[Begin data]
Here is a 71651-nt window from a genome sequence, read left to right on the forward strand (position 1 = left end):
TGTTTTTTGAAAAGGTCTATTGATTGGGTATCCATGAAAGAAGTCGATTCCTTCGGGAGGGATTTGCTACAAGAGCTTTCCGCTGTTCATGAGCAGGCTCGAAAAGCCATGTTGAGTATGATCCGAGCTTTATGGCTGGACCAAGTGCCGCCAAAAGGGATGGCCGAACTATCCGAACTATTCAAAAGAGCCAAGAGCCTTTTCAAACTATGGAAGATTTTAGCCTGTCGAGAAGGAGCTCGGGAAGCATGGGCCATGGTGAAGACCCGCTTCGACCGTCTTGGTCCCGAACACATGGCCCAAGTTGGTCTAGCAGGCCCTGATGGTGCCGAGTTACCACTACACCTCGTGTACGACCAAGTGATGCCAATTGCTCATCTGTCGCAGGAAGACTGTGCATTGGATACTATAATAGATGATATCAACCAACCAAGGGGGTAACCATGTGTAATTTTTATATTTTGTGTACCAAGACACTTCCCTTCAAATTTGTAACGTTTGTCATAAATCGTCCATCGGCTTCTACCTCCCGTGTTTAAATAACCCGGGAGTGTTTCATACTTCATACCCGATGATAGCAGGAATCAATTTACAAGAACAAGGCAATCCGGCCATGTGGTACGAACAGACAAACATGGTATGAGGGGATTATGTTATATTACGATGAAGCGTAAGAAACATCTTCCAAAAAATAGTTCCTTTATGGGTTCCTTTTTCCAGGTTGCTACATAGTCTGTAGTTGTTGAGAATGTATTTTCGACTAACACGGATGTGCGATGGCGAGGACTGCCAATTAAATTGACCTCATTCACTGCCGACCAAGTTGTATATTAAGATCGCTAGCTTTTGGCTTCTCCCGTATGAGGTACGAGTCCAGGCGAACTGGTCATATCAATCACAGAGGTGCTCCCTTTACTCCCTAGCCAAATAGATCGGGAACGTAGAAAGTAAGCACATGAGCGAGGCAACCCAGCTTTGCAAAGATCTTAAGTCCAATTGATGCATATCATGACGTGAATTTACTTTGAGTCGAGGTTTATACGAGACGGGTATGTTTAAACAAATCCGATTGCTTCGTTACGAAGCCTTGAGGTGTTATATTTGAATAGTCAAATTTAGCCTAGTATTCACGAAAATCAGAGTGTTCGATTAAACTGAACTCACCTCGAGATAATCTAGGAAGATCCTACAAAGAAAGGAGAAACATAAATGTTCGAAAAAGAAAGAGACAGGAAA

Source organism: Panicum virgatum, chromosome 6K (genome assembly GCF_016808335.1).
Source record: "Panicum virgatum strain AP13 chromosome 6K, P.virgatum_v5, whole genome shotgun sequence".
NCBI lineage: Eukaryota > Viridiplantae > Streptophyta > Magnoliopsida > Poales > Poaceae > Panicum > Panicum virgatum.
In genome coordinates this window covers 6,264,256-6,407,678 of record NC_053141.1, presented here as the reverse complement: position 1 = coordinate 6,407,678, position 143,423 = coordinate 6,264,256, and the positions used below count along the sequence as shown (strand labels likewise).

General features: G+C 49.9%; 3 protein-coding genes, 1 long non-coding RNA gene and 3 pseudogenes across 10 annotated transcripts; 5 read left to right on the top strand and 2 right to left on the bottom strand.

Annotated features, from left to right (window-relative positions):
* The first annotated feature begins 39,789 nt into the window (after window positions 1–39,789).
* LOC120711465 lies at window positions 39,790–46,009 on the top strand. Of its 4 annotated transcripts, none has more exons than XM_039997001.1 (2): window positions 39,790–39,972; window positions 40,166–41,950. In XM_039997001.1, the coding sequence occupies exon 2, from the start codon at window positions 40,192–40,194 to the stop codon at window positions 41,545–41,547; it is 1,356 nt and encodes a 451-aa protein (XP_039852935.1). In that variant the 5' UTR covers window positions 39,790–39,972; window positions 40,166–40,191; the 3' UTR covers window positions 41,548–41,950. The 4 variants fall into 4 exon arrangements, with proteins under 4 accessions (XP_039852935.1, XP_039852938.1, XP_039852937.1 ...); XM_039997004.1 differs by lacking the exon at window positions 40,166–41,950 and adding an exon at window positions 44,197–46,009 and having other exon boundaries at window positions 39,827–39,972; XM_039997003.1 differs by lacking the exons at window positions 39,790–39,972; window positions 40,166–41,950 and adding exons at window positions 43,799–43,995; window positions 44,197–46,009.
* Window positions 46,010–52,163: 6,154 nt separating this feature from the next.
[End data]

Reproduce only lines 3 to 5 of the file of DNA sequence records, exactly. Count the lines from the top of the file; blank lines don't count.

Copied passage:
Source organism: Panicum virgatum, chromosome 6K (genome assembly GCF_016808335.1).
Source record: "Panicum virgatum strain AP13 chromosome 6K, P.virgatum_v5, whole genome shotgun sequence".
NCBI lineage: Eukaryota > Viridiplantae > Streptophyta > Magnoliopsida > Poales > Poaceae > Panicum > Panicum virgatum.